What is the difference between food intolerance and food allergy?
Did you know that approximately 2% of adults in Europe have true food allergies, whereas it is estimated that up to 45% of the population suffer with food intolerances?
If you are unsure of the differences between the two and how they could affect you, then please read on…
* YorkTest define Food Intolerance as a food-specific IgG reaction.
What should I do if I think I have a food allergy or intolerance?
If you think that you may have a food allergy, then you should consult your healthcare provider. If you have symptoms of food intolerance then you also need to be checked out by a healthcare provider first to rule out anything serious. If after being checked out you still think food might be contributing then why not try a YorkTest programme. YorkTest are passionate about helping you to optimise your diet.
Many healthcare providers acknowledge food intolerance, however they may recommend keeping a food diary and following an elimination diet. This can be, at best, frustrating for you, as it can be very difficult to identify problem foods, especially as it is common to experience reactions to several different foods at the same time. At worst this type of ‘blind’ elimination diet can cause you to deprive yourself unnecessarily of nutrients you don’t need to avoid. Also if you try cutting out a combination of suspected ingredients all at once, it can make it more difficult to pin point the exact trigger foods.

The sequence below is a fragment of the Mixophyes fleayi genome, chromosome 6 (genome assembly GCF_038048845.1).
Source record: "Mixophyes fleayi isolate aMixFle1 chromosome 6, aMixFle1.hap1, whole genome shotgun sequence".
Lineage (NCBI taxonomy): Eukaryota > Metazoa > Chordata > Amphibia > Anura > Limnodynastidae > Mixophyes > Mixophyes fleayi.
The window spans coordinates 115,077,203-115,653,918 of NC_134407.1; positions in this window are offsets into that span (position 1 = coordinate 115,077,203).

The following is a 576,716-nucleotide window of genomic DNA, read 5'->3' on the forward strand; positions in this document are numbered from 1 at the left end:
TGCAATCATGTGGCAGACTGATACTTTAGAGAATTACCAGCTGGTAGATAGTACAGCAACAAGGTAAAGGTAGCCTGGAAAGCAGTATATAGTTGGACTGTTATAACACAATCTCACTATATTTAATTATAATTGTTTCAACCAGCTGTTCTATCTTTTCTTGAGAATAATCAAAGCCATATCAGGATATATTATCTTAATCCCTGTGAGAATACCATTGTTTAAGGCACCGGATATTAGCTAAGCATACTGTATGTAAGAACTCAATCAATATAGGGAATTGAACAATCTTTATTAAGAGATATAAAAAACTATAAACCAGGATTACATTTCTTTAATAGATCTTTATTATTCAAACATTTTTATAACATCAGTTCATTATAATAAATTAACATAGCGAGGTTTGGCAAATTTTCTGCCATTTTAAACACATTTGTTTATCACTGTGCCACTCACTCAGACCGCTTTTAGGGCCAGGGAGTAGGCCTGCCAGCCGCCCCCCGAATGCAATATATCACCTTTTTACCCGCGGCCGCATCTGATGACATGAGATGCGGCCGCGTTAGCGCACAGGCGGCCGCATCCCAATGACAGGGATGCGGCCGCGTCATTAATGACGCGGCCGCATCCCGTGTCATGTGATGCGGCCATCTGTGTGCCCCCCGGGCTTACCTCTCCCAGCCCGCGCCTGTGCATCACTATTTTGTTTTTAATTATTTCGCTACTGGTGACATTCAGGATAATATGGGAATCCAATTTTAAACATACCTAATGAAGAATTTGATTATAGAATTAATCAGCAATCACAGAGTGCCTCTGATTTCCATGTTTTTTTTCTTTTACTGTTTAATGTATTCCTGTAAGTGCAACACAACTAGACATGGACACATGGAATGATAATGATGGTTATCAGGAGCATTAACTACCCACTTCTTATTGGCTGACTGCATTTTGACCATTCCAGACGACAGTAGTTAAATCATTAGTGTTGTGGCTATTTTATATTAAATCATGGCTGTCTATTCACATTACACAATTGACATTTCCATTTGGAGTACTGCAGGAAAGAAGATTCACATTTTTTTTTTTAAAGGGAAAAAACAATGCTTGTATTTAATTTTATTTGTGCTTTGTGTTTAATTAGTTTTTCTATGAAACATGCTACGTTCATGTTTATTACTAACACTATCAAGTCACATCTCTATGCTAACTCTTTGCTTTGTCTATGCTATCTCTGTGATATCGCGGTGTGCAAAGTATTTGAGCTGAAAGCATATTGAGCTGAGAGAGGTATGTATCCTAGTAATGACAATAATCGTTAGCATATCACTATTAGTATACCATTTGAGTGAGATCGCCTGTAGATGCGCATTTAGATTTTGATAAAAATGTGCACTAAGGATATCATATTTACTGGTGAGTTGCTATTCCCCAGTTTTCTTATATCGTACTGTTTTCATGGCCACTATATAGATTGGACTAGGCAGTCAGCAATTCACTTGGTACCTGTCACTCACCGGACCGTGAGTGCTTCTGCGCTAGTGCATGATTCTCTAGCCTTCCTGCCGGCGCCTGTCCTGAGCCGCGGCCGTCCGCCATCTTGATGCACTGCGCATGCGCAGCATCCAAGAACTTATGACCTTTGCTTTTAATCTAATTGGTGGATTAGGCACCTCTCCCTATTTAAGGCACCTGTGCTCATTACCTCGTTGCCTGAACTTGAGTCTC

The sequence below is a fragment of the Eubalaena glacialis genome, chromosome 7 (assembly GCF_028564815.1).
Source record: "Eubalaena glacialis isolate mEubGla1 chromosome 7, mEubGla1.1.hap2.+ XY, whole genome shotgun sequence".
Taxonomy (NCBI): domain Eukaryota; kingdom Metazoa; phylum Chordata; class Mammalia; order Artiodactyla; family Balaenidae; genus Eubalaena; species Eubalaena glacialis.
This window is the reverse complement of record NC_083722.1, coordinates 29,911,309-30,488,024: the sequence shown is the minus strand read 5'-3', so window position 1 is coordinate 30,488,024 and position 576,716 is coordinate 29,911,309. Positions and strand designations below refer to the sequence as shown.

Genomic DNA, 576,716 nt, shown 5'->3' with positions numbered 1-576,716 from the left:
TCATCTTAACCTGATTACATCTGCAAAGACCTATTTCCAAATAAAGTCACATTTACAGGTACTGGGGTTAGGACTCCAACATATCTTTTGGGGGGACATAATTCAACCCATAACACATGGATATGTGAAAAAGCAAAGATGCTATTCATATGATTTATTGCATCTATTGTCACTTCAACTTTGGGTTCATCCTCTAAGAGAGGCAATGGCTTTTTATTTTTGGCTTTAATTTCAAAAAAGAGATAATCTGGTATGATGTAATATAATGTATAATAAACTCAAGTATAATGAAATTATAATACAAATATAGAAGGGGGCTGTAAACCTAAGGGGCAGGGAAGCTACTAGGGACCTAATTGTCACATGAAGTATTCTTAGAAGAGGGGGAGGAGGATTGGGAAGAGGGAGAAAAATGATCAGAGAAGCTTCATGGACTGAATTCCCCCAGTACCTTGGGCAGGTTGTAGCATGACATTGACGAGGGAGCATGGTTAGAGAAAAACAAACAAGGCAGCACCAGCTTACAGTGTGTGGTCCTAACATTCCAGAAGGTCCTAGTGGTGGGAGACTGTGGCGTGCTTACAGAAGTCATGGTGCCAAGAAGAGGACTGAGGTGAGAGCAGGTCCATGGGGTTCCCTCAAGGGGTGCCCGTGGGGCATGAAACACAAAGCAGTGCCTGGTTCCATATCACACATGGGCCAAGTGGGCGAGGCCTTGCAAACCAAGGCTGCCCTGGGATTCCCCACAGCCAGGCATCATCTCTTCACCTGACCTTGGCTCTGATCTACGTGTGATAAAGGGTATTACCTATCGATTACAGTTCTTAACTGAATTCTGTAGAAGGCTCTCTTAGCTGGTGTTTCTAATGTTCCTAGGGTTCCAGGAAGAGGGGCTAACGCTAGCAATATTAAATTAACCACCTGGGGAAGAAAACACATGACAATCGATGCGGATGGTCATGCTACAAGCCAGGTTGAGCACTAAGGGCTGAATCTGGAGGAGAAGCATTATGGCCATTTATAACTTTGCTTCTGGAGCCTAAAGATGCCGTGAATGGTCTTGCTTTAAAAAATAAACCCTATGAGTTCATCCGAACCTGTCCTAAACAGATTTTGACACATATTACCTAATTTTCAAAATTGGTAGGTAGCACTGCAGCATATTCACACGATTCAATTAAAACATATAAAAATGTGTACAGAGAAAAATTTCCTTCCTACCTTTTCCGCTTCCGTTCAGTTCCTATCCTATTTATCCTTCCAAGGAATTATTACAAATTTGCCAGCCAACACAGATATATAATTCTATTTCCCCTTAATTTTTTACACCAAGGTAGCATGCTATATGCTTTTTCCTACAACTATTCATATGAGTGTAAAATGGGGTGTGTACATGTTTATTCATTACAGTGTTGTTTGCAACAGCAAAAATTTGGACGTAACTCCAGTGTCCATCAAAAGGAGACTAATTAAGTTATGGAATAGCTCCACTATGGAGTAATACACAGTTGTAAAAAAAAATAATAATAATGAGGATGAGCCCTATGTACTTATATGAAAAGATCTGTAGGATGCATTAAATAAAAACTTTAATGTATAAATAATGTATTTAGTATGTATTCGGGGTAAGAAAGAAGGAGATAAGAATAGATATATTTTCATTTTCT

No more guessing! Get the answers you need with YorkTest Take our most popular food intolerance* test, the Food&DrinkScan and begin your journey to an optimal diet for you.
The Small Print
Some people have detectable levels of raised food-specific IgG antibody levels but do not experience any health problems. We recommend that only people showing symptoms should take a test, and we always advise that these symptoms should first be checked out by a healthcare provider to rule out anything serious.
YorkTest food intolerance programmes do not provide information about Coeliac Disease, enzyme deficiencies such as lactose intolerance, IgE-mediated allergies, histamine sensitivity or other chemical sensitivities.
YorkTest Nutritional Therapists have chosen to use the YorkTest food-specific IgG antibody test as a strategy for the elimination diets that they recommend. The presence of food specific IgG antibodies indicates that the body has shown a reaction to a particular food(s). Many people have circulating levels of IgG antibodies to foods in their blood, but, in order to support their strategy for dietary elimination, YorkTest and their Nutritional Therapists have defined the cut-off used to determine whether food-specific IgG antibodies are detected or not as 10 AU (arbitrary units) per millilitre (AU/mL) of blood, with a “borderline” result being defined as 6-10 AU/mL.
Causes of food intolerance
People react differently to different foods. There is no one definitive test because food intolerance takes on different forms such as:
• Food Allergy – immediate reaction (IgE)
• Coeliac Disease – lifelong autoimmune reaction to gluten proteins which damages the gut wall and prevents nutrients being properly absorbed
• Enzyme deficiencies – lifelong deficiencies such as lactose intolerance
• Chemical sensitivities – such as reactions to food additives like tartrazine (E102), caffeine and sunset yellow (E110)
• Reaction to histamine in foods
• Delayed onset food intolerance (measurement of food-specific IgG antibodies used by YorkTest as a strategy to determine which foods to eliminate); need not be lifelong